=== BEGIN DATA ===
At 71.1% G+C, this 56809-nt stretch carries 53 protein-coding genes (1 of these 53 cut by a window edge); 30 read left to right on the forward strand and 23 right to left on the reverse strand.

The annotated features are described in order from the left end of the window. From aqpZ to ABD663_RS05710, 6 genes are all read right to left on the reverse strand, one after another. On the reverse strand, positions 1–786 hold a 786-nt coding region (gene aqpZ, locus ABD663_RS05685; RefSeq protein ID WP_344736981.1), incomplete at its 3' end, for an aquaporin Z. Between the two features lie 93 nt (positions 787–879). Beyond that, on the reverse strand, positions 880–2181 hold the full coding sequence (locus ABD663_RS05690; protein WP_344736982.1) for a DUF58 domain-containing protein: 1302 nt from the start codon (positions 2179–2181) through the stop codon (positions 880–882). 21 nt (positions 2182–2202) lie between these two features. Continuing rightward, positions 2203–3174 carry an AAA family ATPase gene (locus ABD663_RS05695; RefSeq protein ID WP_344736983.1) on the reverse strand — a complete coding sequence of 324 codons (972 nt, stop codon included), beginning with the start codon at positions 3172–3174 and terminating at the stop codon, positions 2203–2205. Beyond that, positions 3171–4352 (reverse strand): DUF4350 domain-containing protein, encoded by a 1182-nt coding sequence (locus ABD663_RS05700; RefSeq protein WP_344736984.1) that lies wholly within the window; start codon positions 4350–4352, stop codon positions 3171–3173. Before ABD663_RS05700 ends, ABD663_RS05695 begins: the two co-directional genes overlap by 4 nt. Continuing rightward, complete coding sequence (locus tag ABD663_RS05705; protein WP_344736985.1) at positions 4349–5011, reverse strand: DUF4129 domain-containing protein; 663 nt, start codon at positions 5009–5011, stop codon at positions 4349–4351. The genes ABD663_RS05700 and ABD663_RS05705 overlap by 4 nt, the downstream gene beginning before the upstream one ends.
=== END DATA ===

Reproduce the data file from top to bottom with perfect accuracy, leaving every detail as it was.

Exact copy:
At 71.1% G+C, this 56809-nt stretch carries 53 protein-coding genes (1 of these 53 cut by a window edge); 30 read left to right on the forward strand and 23 right to left on the reverse strand.

The annotated features are described in order from the left end of the window. From aqpZ to ABD663_RS05710, 6 genes are all read right to left on the reverse strand, one after another. On the reverse strand, positions 1–786 hold a 786-nt coding region (gene aqpZ, locus ABD663_RS05685; RefSeq protein ID WP_344736981.1), incomplete at its 3' end, for an aquaporin Z. Between the two features lie 93 nt (positions 787–879). Beyond that, on the reverse strand, positions 880–2181 hold the full coding sequence (locus ABD663_RS05690; protein WP_344736982.1) for a DUF58 domain-containing protein: 1302 nt from the start codon (positions 2179–2181) through the stop codon (positions 880–882). 21 nt (positions 2182–2202) lie between these two features. Continuing rightward, positions 2203–3174 carry an AAA family ATPase gene (locus ABD663_RS05695; RefSeq protein ID WP_344736983.1) on the reverse strand — a complete coding sequence of 324 codons (972 nt, stop codon included), beginning with the start codon at positions 3172–3174 and terminating at the stop codon, positions 2203–2205. Beyond that, positions 3171–4352 (reverse strand): DUF4350 domain-containing protein, encoded by a 1182-nt coding sequence (locus ABD663_RS05700; RefSeq protein WP_344736984.1) that lies wholly within the window; start codon positions 4350–4352, stop codon positions 3171–3173. Before ABD663_RS05700 ends, ABD663_RS05695 begins: the two co-directional genes overlap by 4 nt. Continuing rightward, complete coding sequence (locus tag ABD663_RS05705; protein WP_344736985.1) at positions 4349–5011, reverse strand: DUF4129 domain-containing protein; 663 nt, start codon at positions 5009–5011, stop codon at positions 4349–4351. The genes ABD663_RS05700 and ABD663_RS05705 overlap by 4 nt, the downstream gene beginning before the upstream one ends.